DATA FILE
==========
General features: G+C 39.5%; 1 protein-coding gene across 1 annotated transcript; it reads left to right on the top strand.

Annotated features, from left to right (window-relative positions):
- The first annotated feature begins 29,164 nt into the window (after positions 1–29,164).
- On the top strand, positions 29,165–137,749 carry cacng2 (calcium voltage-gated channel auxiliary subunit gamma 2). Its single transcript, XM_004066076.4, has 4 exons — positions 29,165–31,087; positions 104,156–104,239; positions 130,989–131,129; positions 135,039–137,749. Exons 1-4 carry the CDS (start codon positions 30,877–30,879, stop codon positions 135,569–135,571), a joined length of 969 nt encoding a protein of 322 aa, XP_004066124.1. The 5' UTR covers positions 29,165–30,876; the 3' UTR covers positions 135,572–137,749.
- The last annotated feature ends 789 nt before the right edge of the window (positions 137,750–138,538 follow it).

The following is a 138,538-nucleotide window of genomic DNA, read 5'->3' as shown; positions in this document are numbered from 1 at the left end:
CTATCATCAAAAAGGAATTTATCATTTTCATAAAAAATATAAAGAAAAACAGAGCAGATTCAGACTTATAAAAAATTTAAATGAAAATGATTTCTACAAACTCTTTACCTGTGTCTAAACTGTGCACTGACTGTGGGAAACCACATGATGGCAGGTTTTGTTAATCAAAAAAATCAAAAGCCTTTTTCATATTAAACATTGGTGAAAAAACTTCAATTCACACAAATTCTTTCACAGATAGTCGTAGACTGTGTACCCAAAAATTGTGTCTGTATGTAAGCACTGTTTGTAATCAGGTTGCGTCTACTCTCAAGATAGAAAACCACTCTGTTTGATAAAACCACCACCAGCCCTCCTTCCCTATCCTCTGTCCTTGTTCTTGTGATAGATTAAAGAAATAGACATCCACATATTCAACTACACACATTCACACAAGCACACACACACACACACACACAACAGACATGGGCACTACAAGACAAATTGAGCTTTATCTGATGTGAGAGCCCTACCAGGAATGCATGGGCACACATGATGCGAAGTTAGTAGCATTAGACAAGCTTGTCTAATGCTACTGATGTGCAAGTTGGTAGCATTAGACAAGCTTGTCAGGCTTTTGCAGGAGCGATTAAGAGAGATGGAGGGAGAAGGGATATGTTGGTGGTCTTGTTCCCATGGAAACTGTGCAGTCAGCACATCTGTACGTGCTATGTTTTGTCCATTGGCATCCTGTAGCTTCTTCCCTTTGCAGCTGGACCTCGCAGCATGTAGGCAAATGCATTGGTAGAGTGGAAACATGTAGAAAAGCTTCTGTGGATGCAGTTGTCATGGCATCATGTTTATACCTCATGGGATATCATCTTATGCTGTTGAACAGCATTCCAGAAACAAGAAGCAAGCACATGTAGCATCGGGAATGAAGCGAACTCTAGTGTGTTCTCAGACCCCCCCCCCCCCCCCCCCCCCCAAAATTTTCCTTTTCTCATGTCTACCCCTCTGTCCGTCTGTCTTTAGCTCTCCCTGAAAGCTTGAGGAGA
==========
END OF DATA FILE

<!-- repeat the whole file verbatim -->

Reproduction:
General features: G+C 39.5%; 1 protein-coding gene across 1 annotated transcript; it reads left to right on the top strand.

Annotated features, from left to right (window-relative positions):
- The first annotated feature begins 29,164 nt into the window (after positions 1–29,164).
- On the top strand, positions 29,165–137,749 carry cacng2 (calcium voltage-gated channel auxiliary subunit gamma 2). Its single transcript, XM_004066076.4, has 4 exons — positions 29,165–31,087; positions 104,156–104,239; positions 130,989–131,129; positions 135,039–137,749. Exons 1-4 carry the CDS (start codon positions 30,877–30,879, stop codon positions 135,569–135,571), a joined length of 969 nt encoding a protein of 322 aa, XP_004066124.1. The 5' UTR covers positions 29,165–30,876; the 3' UTR covers positions 135,572–137,749.
- The last annotated feature ends 789 nt before the right edge of the window (positions 137,750–138,538 follow it).

The following is a 138,538-nucleotide window of genomic DNA, read 5'->3' as shown; positions in this document are numbered from 1 at the left end:
CTATCATCAAAAAGGAATTTATCATTTTCATAAAAAATATAAAGAAAAACAGAGCAGATTCAGACTTATAAAAAATTTAAATGAAAATGATTTCTACAAACTCTTTACCTGTGTCTAAACTGTGCACTGACTGTGGGAAACCACATGATGGCAGGTTTTGTTAATCAAAAAAATCAAAAGCCTTTTTCATATTAAACATTGGTGAAAAAACTTCAATTCACACAAATTCTTTCACAGATAGTCGTAGACTGTGTACCCAAAAATTGTGTCTGTATGTAAGCACTGTTTGTAATCAGGTTGCGTCTACTCTCAAGATAGAAAACCACTCTGTTTGATAAAACCACCACCAGCCCTCCTTCCCTATCCTCTGTCCTTGTTCTTGTGATAGATTAAAGAAATAGACATCCACATATTCAACTACACACATTCACACAAGCACACACACACACACACACACAACAGACATGGGCACTACAAGACAAATTGAGCTTTATCTGATGTGAGAGCCCTACCAGGAATGCATGGGCACACATGATGCGAAGTTAGTAGCATTAGACAAGCTTGTCTAATGCTACTGATGTGCAAGTTGGTAGCATTAGACAAGCTTGTCAGGCTTTTGCAGGAGCGATTAAGAGAGATGGAGGGAGAAGGGATATGTTGGTGGTCTTGTTCCCATGGAAACTGTGCAGTCAGCACATCTGTACGTGCTATGTTTTGTCCATTGGCATCCTGTAGCTTCTTCCCTTTGCAGCTGGACCTCGCAGCATGTAGGCAAATGCATTGGTAGAGTGGAAACATGTAGAAAAGCTTCTGTGGATGCAGTTGTCATGGCATCATGTTTATACCTCATGGGATATCATCTTATGCTGTTGAACAGCATTCCAGAAACAAGAAGCAAGCACATGTAGCATCGGGAATGAAGCGAACTCTAGTGTGTTCTCAGACCCCCCCCCCCCCCCCCCCCCCCAAAATTTTCCTTTTCTCATGTCTACCCCTCTGTCCGTCTGTCTTTAGCTCTCCCTGAAAGCTTGAGGAGA